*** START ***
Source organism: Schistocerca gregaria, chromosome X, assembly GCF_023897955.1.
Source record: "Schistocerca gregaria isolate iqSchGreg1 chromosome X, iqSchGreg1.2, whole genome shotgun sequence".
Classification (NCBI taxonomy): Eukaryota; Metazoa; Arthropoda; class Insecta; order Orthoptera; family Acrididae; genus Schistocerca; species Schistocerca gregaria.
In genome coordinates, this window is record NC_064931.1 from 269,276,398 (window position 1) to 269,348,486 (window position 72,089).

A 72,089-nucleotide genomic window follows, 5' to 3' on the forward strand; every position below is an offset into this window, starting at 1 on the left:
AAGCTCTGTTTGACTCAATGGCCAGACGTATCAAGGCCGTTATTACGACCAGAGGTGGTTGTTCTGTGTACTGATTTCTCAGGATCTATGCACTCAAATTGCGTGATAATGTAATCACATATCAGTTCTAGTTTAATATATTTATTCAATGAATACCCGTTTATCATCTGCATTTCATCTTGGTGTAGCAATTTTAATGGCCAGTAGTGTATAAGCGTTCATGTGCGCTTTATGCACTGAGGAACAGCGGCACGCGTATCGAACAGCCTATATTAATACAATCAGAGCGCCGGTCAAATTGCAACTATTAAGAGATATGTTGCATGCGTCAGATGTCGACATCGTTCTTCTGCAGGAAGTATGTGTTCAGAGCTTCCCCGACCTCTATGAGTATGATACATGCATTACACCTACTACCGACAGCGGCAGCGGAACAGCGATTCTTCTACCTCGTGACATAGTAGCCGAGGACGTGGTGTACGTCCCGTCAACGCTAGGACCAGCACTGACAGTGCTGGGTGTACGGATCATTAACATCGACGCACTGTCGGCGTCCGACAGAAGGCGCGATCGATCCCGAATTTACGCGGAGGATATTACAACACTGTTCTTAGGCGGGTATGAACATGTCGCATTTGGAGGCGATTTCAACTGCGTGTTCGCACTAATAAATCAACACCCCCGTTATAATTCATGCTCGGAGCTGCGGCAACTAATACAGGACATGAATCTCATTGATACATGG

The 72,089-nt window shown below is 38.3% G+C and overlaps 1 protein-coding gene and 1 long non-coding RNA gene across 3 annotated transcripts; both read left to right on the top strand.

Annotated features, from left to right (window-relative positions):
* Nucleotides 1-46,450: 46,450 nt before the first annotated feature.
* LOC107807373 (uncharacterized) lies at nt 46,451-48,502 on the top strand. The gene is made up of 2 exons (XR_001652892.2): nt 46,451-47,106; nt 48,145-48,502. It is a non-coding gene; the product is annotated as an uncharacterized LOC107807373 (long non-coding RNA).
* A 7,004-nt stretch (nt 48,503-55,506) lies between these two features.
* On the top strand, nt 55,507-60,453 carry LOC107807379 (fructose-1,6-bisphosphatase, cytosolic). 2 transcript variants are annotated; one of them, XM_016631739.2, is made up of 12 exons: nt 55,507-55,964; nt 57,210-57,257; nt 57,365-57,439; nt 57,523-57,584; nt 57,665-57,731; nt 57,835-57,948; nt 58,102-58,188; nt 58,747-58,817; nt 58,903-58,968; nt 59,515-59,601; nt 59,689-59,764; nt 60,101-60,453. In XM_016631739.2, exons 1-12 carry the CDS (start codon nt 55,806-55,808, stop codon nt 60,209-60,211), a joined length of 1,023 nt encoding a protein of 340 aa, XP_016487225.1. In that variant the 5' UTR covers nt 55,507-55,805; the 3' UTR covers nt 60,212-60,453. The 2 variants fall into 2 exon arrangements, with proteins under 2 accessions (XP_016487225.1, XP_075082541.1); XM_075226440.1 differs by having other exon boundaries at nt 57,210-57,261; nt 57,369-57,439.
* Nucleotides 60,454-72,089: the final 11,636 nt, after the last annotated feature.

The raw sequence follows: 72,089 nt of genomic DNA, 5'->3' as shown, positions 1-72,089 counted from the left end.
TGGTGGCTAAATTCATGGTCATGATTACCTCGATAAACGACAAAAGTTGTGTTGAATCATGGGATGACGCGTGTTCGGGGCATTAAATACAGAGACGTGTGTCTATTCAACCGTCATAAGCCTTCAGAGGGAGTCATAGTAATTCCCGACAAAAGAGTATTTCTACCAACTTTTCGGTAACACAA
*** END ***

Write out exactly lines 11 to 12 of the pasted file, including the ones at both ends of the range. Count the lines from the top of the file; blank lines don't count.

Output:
* A 7,004-nt stretch (nt 48,503-55,506) lies between these two features.
* On the top strand, nt 55,507-60,453 carry LOC107807379 (fructose-1,6-bisphosphatase, cytosolic). 2 transcript variants are annotated; one of them, XM_016631739.2, is made up of 12 exons: nt 55,507-55,964; nt 57,210-57,257; nt 57,365-57,439; nt 57,523-57,584; nt 57,665-57,731; nt 57,835-57,948; nt 58,102-58,188; nt 58,747-58,817; nt 58,903-58,968; nt 59,515-59,601; nt 59,689-59,764; nt 60,101-60,453. In XM_016631739.2, exons 1-12 carry the CDS (start codon nt 55,806-55,808, stop codon nt 60,209-60,211), a joined length of 1,023 nt encoding a protein of 340 aa, XP_016487225.1. In that variant the 5' UTR covers nt 55,507-55,805; the 3' UTR covers nt 60,212-60,453. The 2 variants fall into 2 exon arrangements, with proteins under 2 accessions (XP_016487225.1, XP_075082541.1); XM_075226440.1 differs by having other exon boundaries at nt 57,210-57,261; nt 57,369-57,439.